The Biography of Famous Personalities of India will tell you about the controversies, the dark sides of a person that you may have never heard of.
Premchand Life at Gorakhpur and Return from Kanpur
What people think in their heart gets out, no matter how much they try to hide it.
Premchand (Dhanpat Rai) was transferred to Mahoba in 1909, and later posted to Hamirpur as the Deputy-Sub Inspector of Schools. Around this time, his Soz-e-Watan was noticed by the British Government officials, who banned it as a seditious work. The British collector of the Hamirpur District ordered a raid on Premchand’s house, where around five hundred copies of Soz-e-Watan were burnt. Subsequently, Dhanpat Rai had to change his pseudonym from “Nawab Rai” to “Premchand”.
It was about this time that the identity of the person writing under the name of “Premchand” was revealed to the readers of Urdu journal Zamana as:
“Are the readers of Zamana aware of the fact that ‘Premchand’ is only a pen-name, adopted by our old and esteemed friend Dhanpat Rai, B.A., because of certain special reasons.”
“Old readers of the journal would perhaps remember that its earliest issues carried interesting and absorbing literary pieces by him. We have no hesitation in revealing now that ‘Navab Rai’ and ‘Premchand’ are the two names of one and the same person—Dhanpat Rai. The only difference is that while ‘Navab Rai’ had not graduated,’ ‘Premchand’ has taken his B.A. degree from the Allahabad University. ‘Navab Rai’ was a school teacher, but ‘Premchand’ kicked that job during the non-cooperation movement and, after serving several national institutions, is now engaged in serving national literature as his wholetime occupation.”
Premchand started writing in Hindi, in 1914 (Hindi and Urdu are considered different registers of a single language Hindustani, with Hindi drawing much of its vocabulary from Sanskrit and Urdu being more influenced by Persian). By this time, he was already reputed as a fiction writer in Urdu.
His first Hindi story Saut was published in the magazine Saraswati in December 1915, and his first short story collection Sapta Saroj was published in June 1917.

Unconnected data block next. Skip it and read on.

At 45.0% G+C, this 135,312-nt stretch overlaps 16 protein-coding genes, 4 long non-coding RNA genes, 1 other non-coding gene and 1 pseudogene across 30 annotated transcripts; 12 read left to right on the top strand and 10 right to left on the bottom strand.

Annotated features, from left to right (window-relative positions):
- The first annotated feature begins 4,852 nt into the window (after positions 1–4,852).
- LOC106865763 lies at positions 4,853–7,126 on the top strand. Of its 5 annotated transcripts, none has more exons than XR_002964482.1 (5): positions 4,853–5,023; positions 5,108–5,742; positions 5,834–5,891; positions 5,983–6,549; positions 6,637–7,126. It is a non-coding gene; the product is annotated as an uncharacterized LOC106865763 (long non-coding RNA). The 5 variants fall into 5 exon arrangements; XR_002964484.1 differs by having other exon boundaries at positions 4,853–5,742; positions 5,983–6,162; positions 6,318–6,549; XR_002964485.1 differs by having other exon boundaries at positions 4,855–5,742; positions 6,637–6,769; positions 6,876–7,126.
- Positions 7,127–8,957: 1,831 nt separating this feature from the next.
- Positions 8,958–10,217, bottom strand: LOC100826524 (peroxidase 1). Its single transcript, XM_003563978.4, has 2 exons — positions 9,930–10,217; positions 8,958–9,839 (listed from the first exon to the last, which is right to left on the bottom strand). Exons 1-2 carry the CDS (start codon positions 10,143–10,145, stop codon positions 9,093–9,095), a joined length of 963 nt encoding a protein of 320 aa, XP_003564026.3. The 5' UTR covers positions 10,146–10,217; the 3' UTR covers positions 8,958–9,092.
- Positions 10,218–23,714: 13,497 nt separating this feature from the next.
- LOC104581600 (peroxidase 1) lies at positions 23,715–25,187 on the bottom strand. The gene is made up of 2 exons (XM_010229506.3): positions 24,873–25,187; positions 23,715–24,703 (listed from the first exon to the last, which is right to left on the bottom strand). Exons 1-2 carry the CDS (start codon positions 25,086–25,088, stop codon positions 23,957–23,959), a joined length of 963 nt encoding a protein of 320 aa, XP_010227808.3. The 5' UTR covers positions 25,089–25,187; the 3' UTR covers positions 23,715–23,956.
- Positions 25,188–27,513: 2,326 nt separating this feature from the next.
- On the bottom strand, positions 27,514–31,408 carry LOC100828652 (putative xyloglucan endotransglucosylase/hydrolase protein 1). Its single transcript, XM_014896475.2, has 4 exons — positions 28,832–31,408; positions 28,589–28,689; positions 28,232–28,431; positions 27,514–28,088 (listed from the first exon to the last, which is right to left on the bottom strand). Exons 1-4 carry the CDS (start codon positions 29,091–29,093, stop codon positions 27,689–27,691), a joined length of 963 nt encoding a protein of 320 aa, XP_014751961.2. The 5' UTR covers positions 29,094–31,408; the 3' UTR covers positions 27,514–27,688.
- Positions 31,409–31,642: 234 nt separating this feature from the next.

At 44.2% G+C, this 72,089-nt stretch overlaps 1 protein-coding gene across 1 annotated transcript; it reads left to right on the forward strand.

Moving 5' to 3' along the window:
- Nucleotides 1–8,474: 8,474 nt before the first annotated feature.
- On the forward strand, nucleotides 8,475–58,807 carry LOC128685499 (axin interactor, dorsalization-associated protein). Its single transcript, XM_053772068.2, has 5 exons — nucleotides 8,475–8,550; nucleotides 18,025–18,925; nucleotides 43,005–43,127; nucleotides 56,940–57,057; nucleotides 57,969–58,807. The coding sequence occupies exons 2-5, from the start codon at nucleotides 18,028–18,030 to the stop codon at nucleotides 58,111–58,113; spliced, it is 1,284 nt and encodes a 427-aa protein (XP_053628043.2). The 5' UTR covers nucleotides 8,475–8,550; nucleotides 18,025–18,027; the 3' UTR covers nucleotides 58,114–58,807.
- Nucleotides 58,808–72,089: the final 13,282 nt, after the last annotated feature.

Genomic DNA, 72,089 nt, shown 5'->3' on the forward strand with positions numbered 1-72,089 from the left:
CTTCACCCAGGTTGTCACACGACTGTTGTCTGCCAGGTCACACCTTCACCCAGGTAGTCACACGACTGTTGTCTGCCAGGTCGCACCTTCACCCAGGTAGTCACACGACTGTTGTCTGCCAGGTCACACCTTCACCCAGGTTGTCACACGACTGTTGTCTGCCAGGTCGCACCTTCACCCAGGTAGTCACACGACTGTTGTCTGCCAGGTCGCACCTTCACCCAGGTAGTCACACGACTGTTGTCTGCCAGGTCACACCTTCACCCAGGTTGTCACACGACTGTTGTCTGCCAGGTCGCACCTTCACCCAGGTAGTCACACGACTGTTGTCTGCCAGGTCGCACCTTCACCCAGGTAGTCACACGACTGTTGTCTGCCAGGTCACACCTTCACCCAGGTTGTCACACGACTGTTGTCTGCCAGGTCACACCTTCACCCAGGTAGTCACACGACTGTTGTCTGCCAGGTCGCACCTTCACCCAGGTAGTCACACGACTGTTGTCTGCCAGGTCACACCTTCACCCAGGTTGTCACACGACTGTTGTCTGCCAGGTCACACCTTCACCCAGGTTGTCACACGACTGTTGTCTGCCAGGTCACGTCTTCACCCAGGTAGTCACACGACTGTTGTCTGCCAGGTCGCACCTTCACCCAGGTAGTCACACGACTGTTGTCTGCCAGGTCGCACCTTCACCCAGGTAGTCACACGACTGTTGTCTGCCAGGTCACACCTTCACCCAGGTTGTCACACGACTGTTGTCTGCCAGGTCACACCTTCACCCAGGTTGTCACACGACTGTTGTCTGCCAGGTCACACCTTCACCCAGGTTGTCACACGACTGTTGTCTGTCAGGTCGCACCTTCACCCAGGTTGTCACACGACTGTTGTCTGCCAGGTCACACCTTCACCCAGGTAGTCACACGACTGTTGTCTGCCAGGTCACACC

Life at Gorakhpur
Parents are one’s companions in life but not partakers of one’s karma.
Premchand was transferred to Gorakhpur in August 1916 on a promotion. He became the Assistant Master at the Normal High School, Gorakhpur.
He developed a friendship with the bookseller Buddhi Lal at Gorakhpur who allowed him to borrow novels for reading as a friendly gesture. Premchand was voracious reader of classics in other languages, and translated several of these works in Hindi.
Premchand had published four novels by 1919, of about a hundred pages each. Premchand’s first major novel Seva Sadan was published in Hindi in 1919. The novel was originally written in Urdu under the title Bazaar-e-Husn, but was published in Hindi first by a Calcutta-based publisher, who offered Premchand ₹ 450 for his work. The Urdu Publisher of Lahore published the novel later in 1924, paying Premchand ₹ 250.
The novel tells the story of an unhappy housewife, who first becomes a courtesan, and then manages an orphanage for the young daughters of the courtesans. It was well received by the critics, and helped Premchand gain wider recognition.
Premchand obtained a BA degree from Allahabad in 1919. He had been promoted to Deputy Inspector of Schools by 1921.
He attended a meeting at Gorakhpur on 8 February 1921, where Mahatma Gandhi asked people to resign from government jobs as part of the non-cooperation movement.
Premchand, although physically unwell and with two kids and a pregnant wife to support, thought about it for five days and decided, with the consent of his wife, to resign from his government job.
People are so selfish. Those you help are the ones who turn against you.
After resigning from his job, Premchand left Gorakhpur for Benares on 18 March 1921, and decided to focus on his literary career. Till his death in 1936, he faced severe financial difficulties and chronic ill health.
He established a printing press in 1923, and publishing house in Benares, christened Saraswati Press. The year 1924 saw the publication of Premchand’s Rangabhumi, which has a blind beggar called Surdas as its tragic hero. In Rangabhumi, Premchand comes across as a superb social chronicler, and it shows a marked progress in Premchand’s writing style. It was in Nirmala (1925) and Pratigya (1927) that Premchand found his way to a balanced, realistic level that surpasses his earlier works and manages to hold his readers in tutelage.
Nirmala, a novel dealing with the dowry system in India, was first serialised in the magazine Chand between November 1925 and November 1926, before being published as a novel. Pratigya (The Vow) dealt with the subject of widow remarriage.
Premchand’s novel Gabon (Embezzlement), focusing on the middle class’ greed, was published in 1928. In March 1930, Premchand launched a literary-political weekly magazine titled Hans, aimed at inspiring the Indians to mobilise against the British rule. Hans, noted for its politically provocative views, failed to make a profit. Premchand then took over and edited another magazine called Jagaran, which too ran at a loss.
Premchand moved to Kanpur as a teacher in the Marwari College, in 1931, but had to leave because of difference with the college administration. He then returned to Benares, and became the editor of the Maryada magazine. He published another novel titled Karmabhumi in 1932. He also briefly served as the headmaster of the Kashi Vidyapeeth, a local school. After the school’s closure, he became the editor of the magazine Madhuri in Lucknow.
In the year 1934-35, Premchand tried his luck in Bollywood also as a scriptwriter.